The second step is to define possible infrastructure improvements or changes according to the identified needs and understanding whether they’re feasible. This step involves virtually testing different project variants, estimating capital and operating costs and conducting a cost-benefit analysis per project. Based on this analysis, the most suitable option is identified.
In the third step, a ‘Transportation Master Plan’ is created. This involves testing different infrastructure measures and variants and assessing their effects on congestion, travel times, mode choice, emissions, noise, and other (un)desired outcomes. Based on the complex analysis, project priorities can then be determined.
The fourth and final step is implementation planning. Now, the final project design and implementation timeline are set up. At this time, project funds need to be secured and measures during the implementation phase (like road blockings and detours) to be planned.
The third and fourth step typically have a political component and are embedded in political discussions.
FAQs About Road Infrastructure Planning
What does road infrastructure mean?
Road infrastructure includes physical assets like the roads themselves, as well as everything associated with them, for example bus stops, trucking terminals, signage, drainage, and structures such as bridges or tunnels.
How does road infrastructure help the economy?
The world bank refers to roads as the “arteries through which the economy pulses.” They connect manufacturers with markets, workers with jobs and students to schools thus driving economic development and GDP growth. Moreover, in today’s economy, supply chains are highly complex and interdependent. Good road infrastructure within countries and across borders ensures a streamlined transport of tools and goods which is needed in the production process and for the efficient distribution of finished goods.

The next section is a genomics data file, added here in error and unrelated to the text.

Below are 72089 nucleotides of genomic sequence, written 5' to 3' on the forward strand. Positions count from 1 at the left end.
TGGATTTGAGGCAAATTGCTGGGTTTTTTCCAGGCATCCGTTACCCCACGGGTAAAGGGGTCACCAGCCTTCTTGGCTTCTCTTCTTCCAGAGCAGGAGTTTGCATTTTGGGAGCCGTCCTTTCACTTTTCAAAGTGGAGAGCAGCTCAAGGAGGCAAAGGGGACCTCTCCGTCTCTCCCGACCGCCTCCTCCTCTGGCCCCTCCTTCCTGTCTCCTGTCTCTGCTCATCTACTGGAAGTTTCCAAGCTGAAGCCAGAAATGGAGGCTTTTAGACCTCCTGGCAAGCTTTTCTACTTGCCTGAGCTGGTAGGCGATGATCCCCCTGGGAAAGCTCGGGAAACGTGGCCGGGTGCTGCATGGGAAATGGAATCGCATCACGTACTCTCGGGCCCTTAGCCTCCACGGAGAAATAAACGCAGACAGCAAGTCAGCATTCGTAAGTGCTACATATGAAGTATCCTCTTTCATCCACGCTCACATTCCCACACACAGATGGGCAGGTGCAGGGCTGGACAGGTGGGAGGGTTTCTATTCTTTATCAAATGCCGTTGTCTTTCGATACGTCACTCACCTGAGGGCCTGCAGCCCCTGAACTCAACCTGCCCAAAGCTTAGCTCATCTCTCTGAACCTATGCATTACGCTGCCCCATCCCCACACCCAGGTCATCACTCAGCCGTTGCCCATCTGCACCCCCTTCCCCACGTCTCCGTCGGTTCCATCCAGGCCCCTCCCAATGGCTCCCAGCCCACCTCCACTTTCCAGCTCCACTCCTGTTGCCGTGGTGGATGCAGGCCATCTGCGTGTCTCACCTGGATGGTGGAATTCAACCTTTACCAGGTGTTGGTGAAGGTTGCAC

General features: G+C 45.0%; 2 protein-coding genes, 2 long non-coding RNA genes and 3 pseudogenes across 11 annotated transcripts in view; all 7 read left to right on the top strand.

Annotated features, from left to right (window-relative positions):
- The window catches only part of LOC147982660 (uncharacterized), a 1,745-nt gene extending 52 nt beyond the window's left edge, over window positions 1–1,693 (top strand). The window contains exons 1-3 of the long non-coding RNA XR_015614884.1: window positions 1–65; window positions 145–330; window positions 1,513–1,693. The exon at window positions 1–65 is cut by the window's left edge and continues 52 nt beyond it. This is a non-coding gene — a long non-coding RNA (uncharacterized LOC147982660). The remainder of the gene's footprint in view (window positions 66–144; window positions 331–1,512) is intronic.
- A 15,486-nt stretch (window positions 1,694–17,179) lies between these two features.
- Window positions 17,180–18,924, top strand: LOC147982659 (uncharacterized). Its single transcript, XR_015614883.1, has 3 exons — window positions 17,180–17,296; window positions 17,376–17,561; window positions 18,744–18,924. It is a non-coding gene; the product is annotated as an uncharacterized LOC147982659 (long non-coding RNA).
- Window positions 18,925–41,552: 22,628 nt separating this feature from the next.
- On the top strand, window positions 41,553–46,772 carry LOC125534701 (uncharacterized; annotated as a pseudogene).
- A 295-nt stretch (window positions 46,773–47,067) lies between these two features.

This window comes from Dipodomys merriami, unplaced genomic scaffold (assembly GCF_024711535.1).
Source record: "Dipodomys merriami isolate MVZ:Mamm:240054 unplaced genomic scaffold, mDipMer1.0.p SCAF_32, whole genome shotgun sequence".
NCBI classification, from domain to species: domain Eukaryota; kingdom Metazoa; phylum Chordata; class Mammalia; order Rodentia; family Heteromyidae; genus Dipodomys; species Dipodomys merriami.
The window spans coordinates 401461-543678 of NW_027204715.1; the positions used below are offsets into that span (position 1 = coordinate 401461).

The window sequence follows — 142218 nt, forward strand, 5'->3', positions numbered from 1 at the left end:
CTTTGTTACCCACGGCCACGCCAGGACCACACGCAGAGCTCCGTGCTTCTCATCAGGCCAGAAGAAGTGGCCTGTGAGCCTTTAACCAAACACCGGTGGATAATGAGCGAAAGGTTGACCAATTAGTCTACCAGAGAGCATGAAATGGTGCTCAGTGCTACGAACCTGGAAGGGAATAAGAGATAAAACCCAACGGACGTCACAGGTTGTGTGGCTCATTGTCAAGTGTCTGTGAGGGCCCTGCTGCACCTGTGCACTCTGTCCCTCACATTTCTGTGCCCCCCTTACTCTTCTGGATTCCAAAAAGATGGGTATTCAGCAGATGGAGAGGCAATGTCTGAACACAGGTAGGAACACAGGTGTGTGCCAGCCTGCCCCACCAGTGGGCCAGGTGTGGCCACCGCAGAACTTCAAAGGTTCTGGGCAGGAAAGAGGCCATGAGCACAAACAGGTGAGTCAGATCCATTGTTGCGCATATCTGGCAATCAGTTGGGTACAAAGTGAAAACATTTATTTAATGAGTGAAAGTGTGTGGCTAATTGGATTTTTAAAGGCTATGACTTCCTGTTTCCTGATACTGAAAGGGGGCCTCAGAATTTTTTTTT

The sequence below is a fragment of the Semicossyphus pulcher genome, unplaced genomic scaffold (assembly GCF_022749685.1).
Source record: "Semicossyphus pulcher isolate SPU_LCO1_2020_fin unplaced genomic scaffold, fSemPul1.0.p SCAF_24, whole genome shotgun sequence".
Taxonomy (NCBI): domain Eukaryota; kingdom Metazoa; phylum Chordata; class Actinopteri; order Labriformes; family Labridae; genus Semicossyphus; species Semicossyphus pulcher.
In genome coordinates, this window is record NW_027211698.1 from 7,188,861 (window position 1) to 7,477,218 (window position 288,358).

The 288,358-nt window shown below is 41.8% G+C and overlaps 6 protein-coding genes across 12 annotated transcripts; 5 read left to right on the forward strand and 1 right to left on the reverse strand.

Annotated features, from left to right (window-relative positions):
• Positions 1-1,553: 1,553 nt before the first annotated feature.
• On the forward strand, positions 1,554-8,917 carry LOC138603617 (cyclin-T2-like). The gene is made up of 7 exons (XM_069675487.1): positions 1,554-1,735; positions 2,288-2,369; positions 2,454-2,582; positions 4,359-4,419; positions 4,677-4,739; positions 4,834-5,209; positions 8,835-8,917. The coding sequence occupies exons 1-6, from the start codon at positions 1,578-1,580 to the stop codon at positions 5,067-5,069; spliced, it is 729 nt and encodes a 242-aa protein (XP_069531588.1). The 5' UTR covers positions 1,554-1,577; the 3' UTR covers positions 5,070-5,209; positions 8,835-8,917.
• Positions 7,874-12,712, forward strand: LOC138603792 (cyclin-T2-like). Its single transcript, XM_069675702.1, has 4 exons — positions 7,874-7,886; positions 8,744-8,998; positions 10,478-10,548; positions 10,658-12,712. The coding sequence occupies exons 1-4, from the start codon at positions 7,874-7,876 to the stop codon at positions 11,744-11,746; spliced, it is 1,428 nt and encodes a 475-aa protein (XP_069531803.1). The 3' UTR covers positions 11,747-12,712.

How can we improve road quality?
Streets with potholes, poor signage and markings, and crumbling pavements don’t only make for an uncomfortable ride. Driving on them costs a lot of money as they slow down the transportation of goods and play a huge role in accidents. Not allowing infrastructure assets to deteriorate to a point where maintenance costs rise sharply is the first step in keeping the road quality at an acceptable level. This includes, for example, maintaining pavements, signage and marking of existing roads. Moreover, road quality can be improved in the long run by investing in innovative paving materials. Another approach to improving road quality is to reduce wear and tear, for example by making public transportation more attractive or by improving traffic flow.
How do you increase traffic flow?
There are different approaches to increasing traffic flow. One approach is to use existing traffic infrastructure more efficiently, for example, through intelligent traffic lights that switch according to traffic volumes. These lights smooth traffic flow, create green waves and avoid stop-and-go traffic. Another approach is to reduce individual traffic by prioritizing public transport, cyclists, and pedestrians to increase the attractiveness of sustainable forms of mobility. The costliest approach is to change or expand infrastructure itself, e.g., by adding or widening roads or replacing traffic lights with roundabouts.
How can we solve poor road conditions?
There are three approaches to solving poor road conditions. First, by regularly investing in road infrastructure and maintaining pavements, signages, markings, bridges and tunnels. Second, by improving city planning to avoid congestion and improve traffic flow. And third, by promoting and incentivizing other forms of mobility such as walking, biking and taking public transport.
How can we maintain road safety?
Road safety can be increased by continuously investing in maintaining existing road infrastructure to avoid crumbling pavements, unclear traffic signs, poor lane markings, and unsafe bridges and tunnels. Moreover, we can invest in road infrastructure that increases safety, such as wide enough and spatially separated sidewalks or roundabouts rather than traffic lights. Furthermore, we can invest in analyzing accident data to identify, mitigate and prevent accident hotspots.